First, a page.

CATAWBA, S.C. — York County homeowners are asking county leaders to take away New-Indy Containerboard's property tax benefits.
The company is accused of releasing too much hydrogen sulfide at its Catawba paper mill, which regulators say has led to a foul odor affecting families' health.
Despite EPA and DHEC orders as well as three lawsuits, homeowners say that hydrogen sulfide odor coming from New-Indy is getting worse, and they hope this move will hit the company where it hurts: millions of dollars in their wallets.
Homeowners want the York County Council to take away New-Indy's "fee-in-lieu of property taxes" agreement. Companies that invest millions of dollars into their area can negotiate with counties to pay a fee instead of local property taxes. The state Department of Revenue says companies can save 40% on property taxes.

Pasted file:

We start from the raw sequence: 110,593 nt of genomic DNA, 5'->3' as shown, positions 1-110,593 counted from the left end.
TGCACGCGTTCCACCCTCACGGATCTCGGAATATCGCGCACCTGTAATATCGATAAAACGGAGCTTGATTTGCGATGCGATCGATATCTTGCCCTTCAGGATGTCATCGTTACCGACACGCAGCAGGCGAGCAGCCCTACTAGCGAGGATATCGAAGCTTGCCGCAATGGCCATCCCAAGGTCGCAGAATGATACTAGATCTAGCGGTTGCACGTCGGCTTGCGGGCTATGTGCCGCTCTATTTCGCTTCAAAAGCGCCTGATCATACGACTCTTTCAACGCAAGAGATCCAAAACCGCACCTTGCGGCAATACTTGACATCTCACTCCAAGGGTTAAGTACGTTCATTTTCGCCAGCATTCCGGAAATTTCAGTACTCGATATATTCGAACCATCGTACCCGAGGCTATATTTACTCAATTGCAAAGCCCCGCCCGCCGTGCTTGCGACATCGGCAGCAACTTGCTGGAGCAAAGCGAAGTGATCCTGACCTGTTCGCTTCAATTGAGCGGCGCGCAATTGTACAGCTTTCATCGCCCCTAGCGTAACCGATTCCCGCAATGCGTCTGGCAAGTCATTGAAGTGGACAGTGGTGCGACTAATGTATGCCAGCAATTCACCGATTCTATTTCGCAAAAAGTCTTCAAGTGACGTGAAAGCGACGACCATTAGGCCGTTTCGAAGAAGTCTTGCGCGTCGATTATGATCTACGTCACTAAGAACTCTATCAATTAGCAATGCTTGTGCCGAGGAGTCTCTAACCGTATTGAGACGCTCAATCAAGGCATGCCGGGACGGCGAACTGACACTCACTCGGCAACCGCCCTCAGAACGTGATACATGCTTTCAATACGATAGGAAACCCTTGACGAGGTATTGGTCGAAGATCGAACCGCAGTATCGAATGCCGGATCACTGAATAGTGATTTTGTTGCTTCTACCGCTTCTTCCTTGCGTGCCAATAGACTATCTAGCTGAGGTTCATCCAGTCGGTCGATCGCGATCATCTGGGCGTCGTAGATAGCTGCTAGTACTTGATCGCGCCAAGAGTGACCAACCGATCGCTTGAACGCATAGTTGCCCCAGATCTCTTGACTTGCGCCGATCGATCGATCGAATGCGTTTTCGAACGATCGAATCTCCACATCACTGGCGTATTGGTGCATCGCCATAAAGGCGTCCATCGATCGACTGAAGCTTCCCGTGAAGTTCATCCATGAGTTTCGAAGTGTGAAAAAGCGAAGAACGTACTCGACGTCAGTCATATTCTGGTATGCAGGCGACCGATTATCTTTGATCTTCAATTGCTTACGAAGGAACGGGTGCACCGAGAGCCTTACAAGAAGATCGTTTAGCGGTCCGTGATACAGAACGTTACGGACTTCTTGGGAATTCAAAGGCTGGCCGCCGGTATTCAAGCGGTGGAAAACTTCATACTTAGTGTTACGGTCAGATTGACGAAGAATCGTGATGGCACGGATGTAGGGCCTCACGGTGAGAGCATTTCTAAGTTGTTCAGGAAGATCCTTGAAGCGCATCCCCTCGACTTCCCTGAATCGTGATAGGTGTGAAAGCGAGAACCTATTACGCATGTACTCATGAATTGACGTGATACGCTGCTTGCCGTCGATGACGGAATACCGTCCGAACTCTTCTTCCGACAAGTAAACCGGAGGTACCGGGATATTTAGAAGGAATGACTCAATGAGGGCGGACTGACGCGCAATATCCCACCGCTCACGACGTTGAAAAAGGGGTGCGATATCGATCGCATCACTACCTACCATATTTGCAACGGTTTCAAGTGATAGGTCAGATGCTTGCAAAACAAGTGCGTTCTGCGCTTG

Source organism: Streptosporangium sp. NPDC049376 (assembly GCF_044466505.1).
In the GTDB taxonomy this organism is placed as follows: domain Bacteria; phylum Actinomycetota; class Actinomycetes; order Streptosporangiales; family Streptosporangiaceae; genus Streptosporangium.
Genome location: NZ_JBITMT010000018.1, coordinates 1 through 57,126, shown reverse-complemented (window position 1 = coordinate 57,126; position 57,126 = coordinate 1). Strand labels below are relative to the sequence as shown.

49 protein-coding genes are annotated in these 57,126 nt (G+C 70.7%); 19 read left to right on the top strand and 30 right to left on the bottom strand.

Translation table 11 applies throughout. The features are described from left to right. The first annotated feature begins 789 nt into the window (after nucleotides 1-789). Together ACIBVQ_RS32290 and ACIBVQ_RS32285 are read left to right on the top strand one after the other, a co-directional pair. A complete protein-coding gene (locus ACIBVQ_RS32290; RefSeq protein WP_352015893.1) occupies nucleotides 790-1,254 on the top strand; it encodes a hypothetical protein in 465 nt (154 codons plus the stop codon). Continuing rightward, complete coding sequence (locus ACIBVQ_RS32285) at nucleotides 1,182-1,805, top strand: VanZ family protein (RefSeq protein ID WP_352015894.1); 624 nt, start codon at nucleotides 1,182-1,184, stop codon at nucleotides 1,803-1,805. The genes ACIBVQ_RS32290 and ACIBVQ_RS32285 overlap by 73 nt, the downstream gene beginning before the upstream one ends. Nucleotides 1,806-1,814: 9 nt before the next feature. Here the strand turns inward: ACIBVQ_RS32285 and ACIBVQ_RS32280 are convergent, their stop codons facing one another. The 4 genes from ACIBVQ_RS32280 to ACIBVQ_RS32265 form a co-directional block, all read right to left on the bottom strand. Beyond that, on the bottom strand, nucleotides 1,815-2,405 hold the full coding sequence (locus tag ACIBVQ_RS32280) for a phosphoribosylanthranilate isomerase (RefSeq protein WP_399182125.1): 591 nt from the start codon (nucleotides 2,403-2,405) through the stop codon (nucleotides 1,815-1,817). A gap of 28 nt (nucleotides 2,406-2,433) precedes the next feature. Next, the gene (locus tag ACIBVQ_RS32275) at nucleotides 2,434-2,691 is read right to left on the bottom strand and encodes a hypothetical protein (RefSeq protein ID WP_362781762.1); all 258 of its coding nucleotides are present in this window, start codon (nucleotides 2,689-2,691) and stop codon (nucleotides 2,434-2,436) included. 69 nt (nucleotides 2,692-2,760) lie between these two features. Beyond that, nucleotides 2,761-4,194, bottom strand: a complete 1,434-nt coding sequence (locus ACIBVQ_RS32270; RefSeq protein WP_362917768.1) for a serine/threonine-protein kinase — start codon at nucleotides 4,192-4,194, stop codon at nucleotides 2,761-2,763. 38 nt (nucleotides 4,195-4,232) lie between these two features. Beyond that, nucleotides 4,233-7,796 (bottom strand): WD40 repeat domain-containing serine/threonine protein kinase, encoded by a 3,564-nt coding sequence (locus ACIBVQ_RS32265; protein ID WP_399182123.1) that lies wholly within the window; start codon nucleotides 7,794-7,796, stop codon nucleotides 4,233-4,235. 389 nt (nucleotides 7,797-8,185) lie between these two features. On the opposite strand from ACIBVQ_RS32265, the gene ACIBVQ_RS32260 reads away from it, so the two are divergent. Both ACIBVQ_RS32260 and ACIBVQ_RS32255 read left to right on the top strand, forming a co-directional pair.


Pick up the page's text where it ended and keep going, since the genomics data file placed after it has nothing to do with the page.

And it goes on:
According to reports at the time New-Indy purchased the Catawba mill, the company saved millions of dollars in property taxes
Kerri Bishop is the founder of the original Facebook group calling attention to New-Indy's hydrogen sulfide emissions, and she hopes if the company loses those savings, they'll work quickly to clean up emissions.
"Its money out of their pocket and we're eight months in and nothing's changing so I just feel like a little incentive to upgrade their equipment might help a little bit," Bishop said.
The matter wasn't on the agenda for York County Council on Monday. Bishop and other homeowners plan to protest outside the South Carolina Department of Health and Environmental Control Wednesday at 11 a.m.